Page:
Europe Institution

Outdoor education centers in England and Wales ask for help

Outdoor education centers

Outdoor education centers have begun to clamor for more attention from the government in England and Wales after they claimed that governments of both countries have neglected them in their time of needs. In their words, the coronavirus and its destructive wave has had a debilitating effect on their operations and as such, every help in the form of relief materials, funds, and reopening of the programs is the only panacea to their survival.
It is essential to know that these outdoor education centers’ provide children with a deeper connection with nature. Yet, the government has refused to waive the ban placed on outdoor activities. This has left owners of these outdoor education centers in bad shape as some of them have resorted to calling for a judicial review to scrutinize the lapses of the incumbent education secretary, Gavin Williamson. To them, the education secretary is solely responsible for the deprivation felt by students of nature and the closure of all outdoor education centers.
Mark Holroyd, an Aylmerton outdoor education center staff, threw more light on how unfair the closure of these centers were to underprivileged kids. According to him, it was their chance to feel, understand, and see nature or wildlife first hand. However, the government is denying these disadvantaged kids such a fantastic opportunity. He urged that actions should be taken to correct this issue.

Outdoor education centres are ineligible for financial support in Wales and England

Since the pandemic took its toll on the world’s economy, different governments have been trying to reopen their economies through strategic bailout to different industries. The governments of England and Wales are no different as different bailouts have been scheduled for “closed businesses.”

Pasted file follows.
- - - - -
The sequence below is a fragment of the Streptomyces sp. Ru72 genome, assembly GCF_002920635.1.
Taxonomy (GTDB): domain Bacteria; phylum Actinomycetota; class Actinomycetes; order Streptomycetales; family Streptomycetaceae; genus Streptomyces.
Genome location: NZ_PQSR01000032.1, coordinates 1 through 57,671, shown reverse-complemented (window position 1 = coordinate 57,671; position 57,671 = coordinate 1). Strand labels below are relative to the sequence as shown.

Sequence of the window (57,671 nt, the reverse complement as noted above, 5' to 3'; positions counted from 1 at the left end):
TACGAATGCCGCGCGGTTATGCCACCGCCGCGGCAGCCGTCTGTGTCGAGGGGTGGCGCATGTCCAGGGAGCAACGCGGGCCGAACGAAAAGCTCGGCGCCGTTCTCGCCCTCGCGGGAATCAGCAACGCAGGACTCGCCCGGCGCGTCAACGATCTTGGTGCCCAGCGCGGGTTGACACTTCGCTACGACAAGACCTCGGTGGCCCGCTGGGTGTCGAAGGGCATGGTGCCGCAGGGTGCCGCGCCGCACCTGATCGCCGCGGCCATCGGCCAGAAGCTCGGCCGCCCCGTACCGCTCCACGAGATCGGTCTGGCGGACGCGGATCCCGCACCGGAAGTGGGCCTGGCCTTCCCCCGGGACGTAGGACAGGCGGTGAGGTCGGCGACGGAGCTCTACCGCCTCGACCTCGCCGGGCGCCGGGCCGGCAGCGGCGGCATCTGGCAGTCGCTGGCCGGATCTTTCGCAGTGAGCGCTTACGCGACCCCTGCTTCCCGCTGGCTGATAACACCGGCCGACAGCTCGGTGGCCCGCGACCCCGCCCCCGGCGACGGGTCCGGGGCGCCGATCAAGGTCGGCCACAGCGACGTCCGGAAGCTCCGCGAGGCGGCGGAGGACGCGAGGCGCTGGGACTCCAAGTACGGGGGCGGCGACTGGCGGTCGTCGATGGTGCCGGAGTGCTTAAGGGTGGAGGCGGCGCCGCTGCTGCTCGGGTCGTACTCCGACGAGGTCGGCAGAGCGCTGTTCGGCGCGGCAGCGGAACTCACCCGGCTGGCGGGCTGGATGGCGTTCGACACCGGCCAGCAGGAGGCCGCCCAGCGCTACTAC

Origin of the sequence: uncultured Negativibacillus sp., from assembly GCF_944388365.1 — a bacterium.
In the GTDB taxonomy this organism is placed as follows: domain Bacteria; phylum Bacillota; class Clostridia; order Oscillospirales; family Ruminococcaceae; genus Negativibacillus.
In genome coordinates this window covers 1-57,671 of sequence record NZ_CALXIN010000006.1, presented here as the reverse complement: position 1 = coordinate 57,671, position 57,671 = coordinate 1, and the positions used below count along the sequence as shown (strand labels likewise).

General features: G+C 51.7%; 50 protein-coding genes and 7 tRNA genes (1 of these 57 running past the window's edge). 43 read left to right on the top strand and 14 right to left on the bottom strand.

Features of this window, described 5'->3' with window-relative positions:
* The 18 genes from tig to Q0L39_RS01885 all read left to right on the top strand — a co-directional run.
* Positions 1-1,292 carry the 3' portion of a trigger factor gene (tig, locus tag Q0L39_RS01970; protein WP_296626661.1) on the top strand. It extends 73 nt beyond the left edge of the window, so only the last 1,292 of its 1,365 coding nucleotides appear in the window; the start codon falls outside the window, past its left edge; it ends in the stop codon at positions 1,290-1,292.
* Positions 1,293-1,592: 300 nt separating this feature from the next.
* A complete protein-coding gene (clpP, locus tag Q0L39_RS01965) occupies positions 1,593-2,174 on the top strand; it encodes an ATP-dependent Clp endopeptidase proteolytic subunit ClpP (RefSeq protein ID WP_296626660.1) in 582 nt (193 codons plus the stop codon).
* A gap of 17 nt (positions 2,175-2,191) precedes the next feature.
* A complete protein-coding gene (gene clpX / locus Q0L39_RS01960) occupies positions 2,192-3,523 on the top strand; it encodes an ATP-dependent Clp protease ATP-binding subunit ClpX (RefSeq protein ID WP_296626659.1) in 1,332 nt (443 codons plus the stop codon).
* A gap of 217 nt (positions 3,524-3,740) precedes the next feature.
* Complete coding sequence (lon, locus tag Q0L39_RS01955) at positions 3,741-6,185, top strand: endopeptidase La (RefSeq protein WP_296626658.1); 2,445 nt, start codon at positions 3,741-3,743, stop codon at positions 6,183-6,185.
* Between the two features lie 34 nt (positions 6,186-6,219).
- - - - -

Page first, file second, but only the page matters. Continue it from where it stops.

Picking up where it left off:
However, upon the fact that one of the worst hit industries are the outdoor education centers, the sector appears ineligible for government financial support because they are deemed to be “open” to day trips between lockdowns. This has placed them at a disadvantage against other industries where a recent survey showed that while other businesses might have suffered a 12% fall in turnover, the figure is very much higher for outdoor education centres where it has slumped by 80% on average.
This was attested to by Martin Read, the owner of Hilltop, who said his business has seen its revenue drop from over £1 million to just £40,000. Not only that, his business has also suffered a loss in its workforce and over a dozen of his workers have left. Read also expressed his shock at the government’s lack of support and knowledge of outdoor education centers saying that “we help young people develop respect, self-esteem, cooperation and responsibility, and we employ young people, but nobody seems to be aware of us in government.”

Opening date remains unknown

While many of the owners of the outdoor education centers are urging the government to announce their reopening before the Easter holidays, the Department of Education has continued to advise against “educational visits” in its schools guidance.
This lack of response has elicited a backlash from some of these businesses. Sara Holroyd from the Aylmerton centre said that she hopes that the outdoor education centers would be open before summer so that the kids can have a fabulous residential trip. She also noted that “we’re not just like a pub and we can’t open our doors and suddenly have 50 children here.” 
The Lib Dem MP, Tim Farron, has also beseech the government to allow the outdoor education centres to reopen after Easter. According to him, he would be reaching out to the education secretary and the health secretary to fasten the process of opening up these businesses. In his words, “we need to do more than just save outdoor education centers, we need to deploy them. They’ve got exactly the talents we need to engage a disengaged generation and help kids relearn a love of learning. There’s a date for nightclubs to reopen but outdoor centres seem to have fallen off the radar.”
A spokesperson for the government said that the government will continue to take precautions as advised by Public Health England. While adding that the government has “taken action to protect lives and livelihoods, including the extension of the furlough scheme and wider support for businesses to continue to support jobs.”


Bruno Johnson

About Author

You may also like

Institution Schools

Traditional Classroom Design is Under Question. Schools Looking for Ways to Improve Collaboration

Can you imagine a classroom design where huddled groups can analyze a subject around a comfy table, in a basketball-court-sized
Europe Special Education

Demand on Funding to Support Children With Special Educational Needs

Families in London have taken the subject of supporting special education to court.  It looks like it’ll be a battle